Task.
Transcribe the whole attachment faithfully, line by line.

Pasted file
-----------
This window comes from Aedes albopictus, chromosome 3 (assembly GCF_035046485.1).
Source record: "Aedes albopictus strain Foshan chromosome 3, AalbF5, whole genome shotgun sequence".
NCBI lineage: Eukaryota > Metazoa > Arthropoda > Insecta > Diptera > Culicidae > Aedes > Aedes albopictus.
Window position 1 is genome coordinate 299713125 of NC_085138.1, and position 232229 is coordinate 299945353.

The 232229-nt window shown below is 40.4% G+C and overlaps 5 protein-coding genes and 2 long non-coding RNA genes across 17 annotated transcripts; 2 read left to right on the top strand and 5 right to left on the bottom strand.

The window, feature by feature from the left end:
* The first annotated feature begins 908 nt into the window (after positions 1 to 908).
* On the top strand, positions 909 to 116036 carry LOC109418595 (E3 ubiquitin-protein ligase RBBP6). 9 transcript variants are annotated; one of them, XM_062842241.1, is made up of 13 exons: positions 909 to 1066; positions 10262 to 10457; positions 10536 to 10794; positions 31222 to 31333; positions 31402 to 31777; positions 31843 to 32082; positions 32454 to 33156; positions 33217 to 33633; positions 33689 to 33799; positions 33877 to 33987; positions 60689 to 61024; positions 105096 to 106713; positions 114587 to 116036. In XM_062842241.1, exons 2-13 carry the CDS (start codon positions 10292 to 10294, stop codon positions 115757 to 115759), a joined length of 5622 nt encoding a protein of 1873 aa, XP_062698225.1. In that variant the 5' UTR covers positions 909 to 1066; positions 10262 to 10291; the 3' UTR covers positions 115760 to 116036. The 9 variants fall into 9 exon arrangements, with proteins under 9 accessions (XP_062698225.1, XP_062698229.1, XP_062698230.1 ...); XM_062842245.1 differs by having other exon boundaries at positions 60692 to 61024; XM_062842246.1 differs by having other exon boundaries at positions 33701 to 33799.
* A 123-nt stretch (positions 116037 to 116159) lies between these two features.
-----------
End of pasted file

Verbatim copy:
This window comes from Aedes albopictus, chromosome 3 (assembly GCF_035046485.1).
Source record: "Aedes albopictus strain Foshan chromosome 3, AalbF5, whole genome shotgun sequence".
NCBI lineage: Eukaryota > Metazoa > Arthropoda > Insecta > Diptera > Culicidae > Aedes > Aedes albopictus.
Window position 1 is genome coordinate 299713125 of NC_085138.1, and position 232229 is coordinate 299945353.

The 232229-nt window shown below is 40.4% G+C and overlaps 5 protein-coding genes and 2 long non-coding RNA genes across 17 annotated transcripts; 2 read left to right on the top strand and 5 right to left on the bottom strand.

The window, feature by feature from the left end:
* The first annotated feature begins 908 nt into the window (after positions 1 to 908).
* On the top strand, positions 909 to 116036 carry LOC109418595 (E3 ubiquitin-protein ligase RBBP6). 9 transcript variants are annotated; one of them, XM_062842241.1, is made up of 13 exons: positions 909 to 1066; positions 10262 to 10457; positions 10536 to 10794; positions 31222 to 31333; positions 31402 to 31777; positions 31843 to 32082; positions 32454 to 33156; positions 33217 to 33633; positions 33689 to 33799; positions 33877 to 33987; positions 60689 to 61024; positions 105096 to 106713; positions 114587 to 116036. In XM_062842241.1, exons 2-13 carry the CDS (start codon positions 10292 to 10294, stop codon positions 115757 to 115759), a joined length of 5622 nt encoding a protein of 1873 aa, XP_062698225.1. In that variant the 5' UTR covers positions 909 to 1066; positions 10262 to 10291; the 3' UTR covers positions 115760 to 116036. The 9 variants fall into 9 exon arrangements, with proteins under 9 accessions (XP_062698225.1, XP_062698229.1, XP_062698230.1 ...); XM_062842245.1 differs by having other exon boundaries at positions 60692 to 61024; XM_062842246.1 differs by having other exon boundaries at positions 33701 to 33799.
* A 123-nt stretch (positions 116037 to 116159) lies between these two features.